Greene exits through the passenger side as the troopers wrestle him to the ground. One trooper can be heard saying “He’s grabbing me” as they try to handcuff him. “Put your hands behind your back, bitch,” one trooper says.

Hollingsworth strikes Greene multiple times and appears to lie on one of his arms before he is finally handcuffed.

At one point, Trooper Kory York yanks Greene’s leg shackles and briefly drags the man on his stomach even though he isn’t resisting.

York was suspended without pay for 50 hours for the dragging and for improperly deactivating his body camera. York told investigators the device was beeping loudly and his “mind was on other things.”

Hollingsworth, in a separate recording obtained by AP, can be heard telling a colleague at the office that “he beat the ever-living f- — out of” Greene.

“Choked him and everything else trying to get him under control,” Hollingsworth is heard saying. “He was spitting blood everywhere, and all of a sudden he just went limp.”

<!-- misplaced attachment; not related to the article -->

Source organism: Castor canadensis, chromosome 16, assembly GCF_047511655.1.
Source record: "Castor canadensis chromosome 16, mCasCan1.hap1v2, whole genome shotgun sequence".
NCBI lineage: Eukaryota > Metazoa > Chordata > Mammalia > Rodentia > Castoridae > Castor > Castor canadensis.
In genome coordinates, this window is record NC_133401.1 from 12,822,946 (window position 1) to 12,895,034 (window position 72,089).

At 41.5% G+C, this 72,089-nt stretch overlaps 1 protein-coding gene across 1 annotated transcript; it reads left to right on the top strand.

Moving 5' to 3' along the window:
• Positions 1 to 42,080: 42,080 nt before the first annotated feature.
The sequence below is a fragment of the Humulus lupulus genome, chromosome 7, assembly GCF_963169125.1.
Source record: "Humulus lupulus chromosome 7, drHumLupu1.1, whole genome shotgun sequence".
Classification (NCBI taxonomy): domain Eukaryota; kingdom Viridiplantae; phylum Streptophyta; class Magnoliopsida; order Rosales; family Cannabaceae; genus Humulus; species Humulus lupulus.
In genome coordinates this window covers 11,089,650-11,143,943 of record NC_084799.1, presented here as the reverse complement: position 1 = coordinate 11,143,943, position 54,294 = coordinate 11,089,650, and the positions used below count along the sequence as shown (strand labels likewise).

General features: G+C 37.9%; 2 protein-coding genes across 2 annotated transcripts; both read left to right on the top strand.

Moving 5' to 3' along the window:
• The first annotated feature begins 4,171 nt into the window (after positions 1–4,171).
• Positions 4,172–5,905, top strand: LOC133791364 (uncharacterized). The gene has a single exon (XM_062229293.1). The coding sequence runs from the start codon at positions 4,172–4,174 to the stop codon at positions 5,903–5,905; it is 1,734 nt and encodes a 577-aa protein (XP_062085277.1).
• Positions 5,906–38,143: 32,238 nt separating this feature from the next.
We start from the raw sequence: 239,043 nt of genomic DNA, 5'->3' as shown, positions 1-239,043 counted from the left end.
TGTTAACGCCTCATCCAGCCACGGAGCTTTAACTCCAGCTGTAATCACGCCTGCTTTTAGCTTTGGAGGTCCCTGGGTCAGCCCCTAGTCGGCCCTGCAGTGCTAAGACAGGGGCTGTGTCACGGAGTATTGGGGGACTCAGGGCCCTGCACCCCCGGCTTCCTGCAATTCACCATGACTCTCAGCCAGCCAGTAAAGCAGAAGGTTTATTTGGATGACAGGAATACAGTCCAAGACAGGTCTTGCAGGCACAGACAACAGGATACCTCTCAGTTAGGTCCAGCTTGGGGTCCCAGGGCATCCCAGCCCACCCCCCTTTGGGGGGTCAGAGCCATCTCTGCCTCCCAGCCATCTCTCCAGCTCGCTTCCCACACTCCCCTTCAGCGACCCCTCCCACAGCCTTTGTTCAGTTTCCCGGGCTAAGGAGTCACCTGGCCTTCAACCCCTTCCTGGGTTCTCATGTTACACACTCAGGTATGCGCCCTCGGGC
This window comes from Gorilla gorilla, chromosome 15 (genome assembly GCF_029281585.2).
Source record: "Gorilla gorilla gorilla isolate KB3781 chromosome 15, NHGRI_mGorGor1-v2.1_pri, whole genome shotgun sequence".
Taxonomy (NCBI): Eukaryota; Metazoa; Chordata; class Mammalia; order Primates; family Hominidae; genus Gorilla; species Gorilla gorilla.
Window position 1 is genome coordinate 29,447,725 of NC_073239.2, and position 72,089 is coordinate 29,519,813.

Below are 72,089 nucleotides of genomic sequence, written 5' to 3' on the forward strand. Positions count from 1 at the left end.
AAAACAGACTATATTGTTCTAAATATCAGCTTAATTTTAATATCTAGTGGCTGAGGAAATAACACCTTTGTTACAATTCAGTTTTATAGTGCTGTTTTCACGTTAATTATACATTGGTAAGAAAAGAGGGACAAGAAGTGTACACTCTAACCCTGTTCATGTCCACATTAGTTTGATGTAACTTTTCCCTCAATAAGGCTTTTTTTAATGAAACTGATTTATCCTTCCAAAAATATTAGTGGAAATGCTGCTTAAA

Hollingsworth later died in a single-vehicle highway crash that happened hours after he learned he would be fired for his role in the Greene case.

DeMoss, meanwhile, was arrested in connection with a separate police pursuit last year in which he and two other troopers allegedly used excessive force while handcuffing a motorist.

Exactly what caused Greene’s death remains unclear. Union Parish Coroner Renee Smith told AP last year his death was ruled accidental and attributed to cardiac arrest. Smith, who was not in office when that determination was made, said her office’s file on Greene attributed his death to a car crash and made no mention of a struggle with State Police.

The AP last year also obtained a medical report showing an emergency room doctor noted Greene arrived dead at the hospital, bruised and bloodied with two stun-gun prongs in his back. That led the doctor to question troopers’ initial account that Greene had “died on impact” after crashing into a tree.

“Does not add up,” the doctor wrote.

(10) comments

Jim Klukkert